[Technology marches on; this sounds like pure hell . . . what if something
goes wrong? If Chaplin were still alive he would surely use this kind of
material for an updated version of "Modern Times" - YH ]
The home of the future
> (Business Journal - Portland; 02/10/98)
> Home sweet home-though the largest investment most people make during
>lifetimes-is dumber than a doornail. At the Massachusetts Institute of
>Technology, researchers are trying to greatly expand the housing market's
>intelligence quotient by creating the "home of the future."
> Helping spearhead the undertaking are Chris Luebkeman and Kent Larson,
>of whom are under the employ of MIT's department of architecture.
>structural engineer and architect, and Larson, director of MIT's digital
>laboratory, argue that present means of designing and building housing really
>doesn't work any more.
> "I can attest to that after 20 years of designing and building houses,"
>Larson said during a recent presentation he and Luebkeman made to Intel Corp.
>employees in Hillsboro.
> "Our goal with this project is to really take the whole process of
>and building houses from the craft-oriented, labor-intensive, low-tech
>that was based on artisan skills that are rapidly vanishing, into the 21st
>century-specifically with the application of new, advanced digital
> Larson acknowledged that the task is an ambitious one. There have been
>so-called homes of the future with only marginal effects on the housing and
>design industry. But he and Luebkeman believe that the technological tools
>necessary to revolutionize the construction industry are finally available.
> Larson points out that other products-such as airliners, automobiles and
>cameras-have jumped vertically in sophistication by adding digital technology.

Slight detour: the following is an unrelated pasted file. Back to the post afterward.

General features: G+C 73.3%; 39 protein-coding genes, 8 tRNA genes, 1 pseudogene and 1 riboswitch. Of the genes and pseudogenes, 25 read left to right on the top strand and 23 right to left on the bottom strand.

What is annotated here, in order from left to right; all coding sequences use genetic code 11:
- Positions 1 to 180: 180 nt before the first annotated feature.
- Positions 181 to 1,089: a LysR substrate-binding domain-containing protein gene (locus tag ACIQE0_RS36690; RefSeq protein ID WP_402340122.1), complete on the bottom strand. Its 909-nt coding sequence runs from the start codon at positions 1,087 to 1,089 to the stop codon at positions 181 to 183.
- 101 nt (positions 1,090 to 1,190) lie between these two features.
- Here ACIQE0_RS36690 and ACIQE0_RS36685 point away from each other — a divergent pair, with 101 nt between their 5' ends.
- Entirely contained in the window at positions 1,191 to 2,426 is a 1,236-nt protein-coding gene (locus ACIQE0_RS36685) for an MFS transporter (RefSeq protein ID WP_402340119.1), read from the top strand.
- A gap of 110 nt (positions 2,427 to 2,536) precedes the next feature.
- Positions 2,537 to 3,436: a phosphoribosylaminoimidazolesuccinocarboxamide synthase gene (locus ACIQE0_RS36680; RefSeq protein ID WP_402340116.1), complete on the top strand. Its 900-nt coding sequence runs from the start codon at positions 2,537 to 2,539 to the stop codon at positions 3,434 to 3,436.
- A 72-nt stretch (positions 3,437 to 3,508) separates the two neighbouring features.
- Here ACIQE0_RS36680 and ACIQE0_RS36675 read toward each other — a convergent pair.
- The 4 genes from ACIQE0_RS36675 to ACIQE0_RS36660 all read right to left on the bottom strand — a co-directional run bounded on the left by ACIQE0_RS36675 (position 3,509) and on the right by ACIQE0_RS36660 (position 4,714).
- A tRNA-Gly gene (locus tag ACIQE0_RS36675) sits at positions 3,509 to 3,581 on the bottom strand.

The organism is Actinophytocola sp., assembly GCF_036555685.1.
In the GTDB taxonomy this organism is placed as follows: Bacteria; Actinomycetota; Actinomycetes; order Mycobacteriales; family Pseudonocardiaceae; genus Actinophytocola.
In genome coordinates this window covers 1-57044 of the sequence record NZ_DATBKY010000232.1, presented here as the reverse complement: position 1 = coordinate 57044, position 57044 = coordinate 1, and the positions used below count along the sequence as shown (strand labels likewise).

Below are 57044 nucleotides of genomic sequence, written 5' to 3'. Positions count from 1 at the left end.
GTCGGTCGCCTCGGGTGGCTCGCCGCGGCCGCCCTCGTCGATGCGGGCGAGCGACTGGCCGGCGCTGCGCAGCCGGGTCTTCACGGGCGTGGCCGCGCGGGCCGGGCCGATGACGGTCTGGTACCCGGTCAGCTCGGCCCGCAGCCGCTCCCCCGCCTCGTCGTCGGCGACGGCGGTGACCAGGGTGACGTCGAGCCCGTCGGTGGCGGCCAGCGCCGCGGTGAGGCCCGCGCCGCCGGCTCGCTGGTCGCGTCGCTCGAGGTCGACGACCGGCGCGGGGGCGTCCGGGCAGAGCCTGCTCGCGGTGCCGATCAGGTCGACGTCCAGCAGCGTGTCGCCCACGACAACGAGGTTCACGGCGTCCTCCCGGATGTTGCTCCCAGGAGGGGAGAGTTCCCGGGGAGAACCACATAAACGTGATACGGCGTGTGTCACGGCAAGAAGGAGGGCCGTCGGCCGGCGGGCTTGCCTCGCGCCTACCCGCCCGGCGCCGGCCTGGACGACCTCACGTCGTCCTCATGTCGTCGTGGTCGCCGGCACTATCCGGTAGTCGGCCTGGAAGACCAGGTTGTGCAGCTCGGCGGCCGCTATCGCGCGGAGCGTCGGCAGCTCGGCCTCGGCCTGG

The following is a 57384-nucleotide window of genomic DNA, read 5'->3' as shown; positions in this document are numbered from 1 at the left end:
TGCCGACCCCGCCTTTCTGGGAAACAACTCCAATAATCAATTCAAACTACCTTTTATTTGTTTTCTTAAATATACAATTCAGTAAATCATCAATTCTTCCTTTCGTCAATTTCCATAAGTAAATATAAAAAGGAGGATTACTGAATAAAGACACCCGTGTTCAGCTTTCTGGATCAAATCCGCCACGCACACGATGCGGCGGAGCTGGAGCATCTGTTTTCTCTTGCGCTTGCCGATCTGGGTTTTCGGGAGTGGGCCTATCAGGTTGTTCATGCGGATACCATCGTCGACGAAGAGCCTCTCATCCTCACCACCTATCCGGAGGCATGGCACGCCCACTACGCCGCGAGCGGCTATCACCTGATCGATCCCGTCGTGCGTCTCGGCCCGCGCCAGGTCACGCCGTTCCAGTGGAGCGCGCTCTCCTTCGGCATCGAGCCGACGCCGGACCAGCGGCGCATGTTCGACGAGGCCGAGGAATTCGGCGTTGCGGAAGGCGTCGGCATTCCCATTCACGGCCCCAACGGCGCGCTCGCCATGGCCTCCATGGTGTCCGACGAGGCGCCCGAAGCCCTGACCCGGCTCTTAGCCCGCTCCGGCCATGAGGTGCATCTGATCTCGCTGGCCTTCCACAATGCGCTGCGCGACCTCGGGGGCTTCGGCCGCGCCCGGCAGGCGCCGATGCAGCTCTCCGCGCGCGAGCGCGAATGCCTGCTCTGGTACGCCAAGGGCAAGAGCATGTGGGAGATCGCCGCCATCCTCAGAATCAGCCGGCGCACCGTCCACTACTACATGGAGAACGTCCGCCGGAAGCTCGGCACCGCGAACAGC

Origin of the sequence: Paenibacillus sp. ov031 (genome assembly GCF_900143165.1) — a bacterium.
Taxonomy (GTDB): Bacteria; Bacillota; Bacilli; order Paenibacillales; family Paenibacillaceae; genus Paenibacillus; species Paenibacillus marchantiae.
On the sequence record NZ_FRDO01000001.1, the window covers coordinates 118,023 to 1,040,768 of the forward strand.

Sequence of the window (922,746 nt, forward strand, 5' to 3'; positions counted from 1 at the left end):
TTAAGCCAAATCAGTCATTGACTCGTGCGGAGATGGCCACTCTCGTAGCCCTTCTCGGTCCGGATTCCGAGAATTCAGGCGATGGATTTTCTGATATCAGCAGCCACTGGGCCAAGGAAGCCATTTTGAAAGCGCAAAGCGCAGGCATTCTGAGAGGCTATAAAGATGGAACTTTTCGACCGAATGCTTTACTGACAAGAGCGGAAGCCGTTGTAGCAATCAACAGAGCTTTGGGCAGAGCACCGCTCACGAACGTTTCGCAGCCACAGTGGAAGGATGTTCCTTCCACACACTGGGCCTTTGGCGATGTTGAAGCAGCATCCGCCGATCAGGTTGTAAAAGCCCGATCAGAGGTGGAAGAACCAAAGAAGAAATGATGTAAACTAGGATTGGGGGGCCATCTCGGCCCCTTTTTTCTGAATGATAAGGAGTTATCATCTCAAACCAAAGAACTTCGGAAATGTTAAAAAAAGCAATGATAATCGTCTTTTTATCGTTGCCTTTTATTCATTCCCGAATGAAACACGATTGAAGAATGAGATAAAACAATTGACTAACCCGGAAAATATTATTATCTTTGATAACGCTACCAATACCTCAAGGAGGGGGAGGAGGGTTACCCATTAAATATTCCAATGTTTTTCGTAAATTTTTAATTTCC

> "But houses are, basically, still very dumb," he said. "The most
>sophisticated gadget embedded into the fabric of the house is the thermostat."
> The MIT home-of-the-future-project will concentrate on revising the design
>process so that advanced digital controls and devices can be added to the
>fabric of the house.
> Luebkeman said that modern technology allows architects and their
>visualize almost anything in a three-dimensional representation so they can
>view the resulting product from any angle, or even walk through the space
>before a single nail is put to lumber.
> The architect of the future will interview clients and write on electronic
>pads, he said. The information transcribed will be fed into a database that
>immediately displays the structure on a screen in three dimensions. Anything
>undesirable about the design can be easily and almost instantly changed by
>giving the design software new instructions.
> "That's not that far away," Luebkeman said.
> He underscored his point by showing slides which contained computer-
>generated visual representations of structures that have been designed but
> "I guarantee you will be absolutely convinced that you are standing inside
>of that room," he remarked.
> More important than simply viewing the structure in 3-D and conducting
>virtual walkthroughs will be improving design and enhancing intelligence. For
>example, Luebkeman said, you can model air flow from the home's heating and
>cooling system. You can also simulate the effects of its lighting so as to
>maximize its use. "Prismatic glass" may be used to refract light and
>to areas of the home where it is most needed.
> Advanced building materials and information systems will be coupled to
>create "controllable facades" that store energy for future utilization.
> In effect, the home will have a "nervous system" that monitors and
>a wide array of functions that make the house more hospitable and efficient.
> Design and construction databases may be sophisticated enough to
>home's "sustainability coefficient."
> All of this means the home of the future will be more akin to living in a
>sentient entity rather than just a building.
> "We really believe that as we move into the information age we need to
>at the house as something you live with," Luebkeman said. "It will have a
>conscious and subconscious system of reaction."
> He talked of wearable technology, such as a ring about the size of a
>band that monitors the wearer's body temperature and transmits that data
>home's heating and cooling system.
> Larson noted that intelligent homes could be a godsend for the elderly and
>handicapped. Galvanic skin-response sensors would be capable of monitoring
>occupant's condition. Those bound to wheelchairs could be assisted by
>preprogrammed routes that automatically move the wheelchair around the house.
> Larson and Luebkeman made no mention of what sort of impact such
>fortresses would have on the average price of a home.
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